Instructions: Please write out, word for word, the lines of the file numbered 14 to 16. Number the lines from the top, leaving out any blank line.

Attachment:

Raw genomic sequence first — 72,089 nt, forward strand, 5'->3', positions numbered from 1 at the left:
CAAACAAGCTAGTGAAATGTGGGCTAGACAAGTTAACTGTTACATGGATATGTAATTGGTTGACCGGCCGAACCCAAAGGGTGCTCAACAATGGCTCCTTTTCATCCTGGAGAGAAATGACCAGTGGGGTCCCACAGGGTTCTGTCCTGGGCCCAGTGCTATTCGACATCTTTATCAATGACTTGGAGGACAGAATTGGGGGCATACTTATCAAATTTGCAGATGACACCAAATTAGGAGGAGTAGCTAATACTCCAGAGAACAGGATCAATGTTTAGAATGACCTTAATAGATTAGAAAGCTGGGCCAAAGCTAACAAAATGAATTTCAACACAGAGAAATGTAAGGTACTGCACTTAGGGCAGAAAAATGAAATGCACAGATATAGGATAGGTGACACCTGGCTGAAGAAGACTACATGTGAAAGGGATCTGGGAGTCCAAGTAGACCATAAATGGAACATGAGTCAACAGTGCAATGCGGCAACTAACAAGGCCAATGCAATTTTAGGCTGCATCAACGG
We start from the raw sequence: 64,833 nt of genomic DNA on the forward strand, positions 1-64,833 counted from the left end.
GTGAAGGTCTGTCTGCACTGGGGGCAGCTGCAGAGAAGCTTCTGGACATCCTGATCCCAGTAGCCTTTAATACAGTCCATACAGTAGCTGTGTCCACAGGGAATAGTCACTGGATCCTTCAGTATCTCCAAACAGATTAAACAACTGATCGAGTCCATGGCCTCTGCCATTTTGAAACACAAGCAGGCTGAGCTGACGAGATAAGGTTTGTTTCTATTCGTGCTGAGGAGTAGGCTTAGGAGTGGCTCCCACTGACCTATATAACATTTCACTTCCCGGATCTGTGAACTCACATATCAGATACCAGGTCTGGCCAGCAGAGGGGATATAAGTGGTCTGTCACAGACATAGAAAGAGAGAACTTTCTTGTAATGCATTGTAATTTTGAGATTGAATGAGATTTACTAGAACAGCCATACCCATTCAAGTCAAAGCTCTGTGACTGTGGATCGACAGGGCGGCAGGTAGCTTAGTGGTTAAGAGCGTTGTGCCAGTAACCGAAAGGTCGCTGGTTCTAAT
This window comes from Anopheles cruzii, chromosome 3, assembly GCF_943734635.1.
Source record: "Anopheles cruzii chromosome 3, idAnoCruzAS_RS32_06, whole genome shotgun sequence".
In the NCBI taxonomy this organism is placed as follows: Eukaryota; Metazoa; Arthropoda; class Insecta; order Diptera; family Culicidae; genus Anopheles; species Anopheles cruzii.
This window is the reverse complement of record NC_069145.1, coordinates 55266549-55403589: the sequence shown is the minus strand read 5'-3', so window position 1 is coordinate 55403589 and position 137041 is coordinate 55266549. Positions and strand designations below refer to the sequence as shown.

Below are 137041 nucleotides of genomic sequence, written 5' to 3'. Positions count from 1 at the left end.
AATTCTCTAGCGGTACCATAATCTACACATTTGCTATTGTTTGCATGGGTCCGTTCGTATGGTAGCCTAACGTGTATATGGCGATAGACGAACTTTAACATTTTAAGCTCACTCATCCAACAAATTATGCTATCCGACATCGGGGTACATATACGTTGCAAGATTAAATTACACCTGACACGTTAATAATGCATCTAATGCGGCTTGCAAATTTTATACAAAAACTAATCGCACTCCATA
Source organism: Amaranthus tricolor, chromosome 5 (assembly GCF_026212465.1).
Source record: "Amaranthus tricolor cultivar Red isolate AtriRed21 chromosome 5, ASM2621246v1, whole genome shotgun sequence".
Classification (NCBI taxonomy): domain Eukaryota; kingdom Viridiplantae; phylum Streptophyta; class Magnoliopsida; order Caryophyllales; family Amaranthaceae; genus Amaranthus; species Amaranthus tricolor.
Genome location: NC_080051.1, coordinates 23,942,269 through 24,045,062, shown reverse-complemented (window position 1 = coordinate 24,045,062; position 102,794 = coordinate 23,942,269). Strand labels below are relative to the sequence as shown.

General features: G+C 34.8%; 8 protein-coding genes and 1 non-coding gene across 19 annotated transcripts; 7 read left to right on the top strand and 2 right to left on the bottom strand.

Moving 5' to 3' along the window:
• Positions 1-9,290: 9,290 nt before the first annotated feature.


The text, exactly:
Genome location: NC_080051.1, coordinates 23,942,269 through 24,045,062, shown reverse-complemented (window position 1 = coordinate 24,045,062; position 102,794 = coordinate 23,942,269). Strand labels below are relative to the sequence as shown.

General features: G+C 34.8%; 8 protein-coding genes and 1 non-coding gene across 19 annotated transcripts; 7 read left to right on the top strand and 2 right to left on the bottom strand.

Moving 5' to 3' along the window: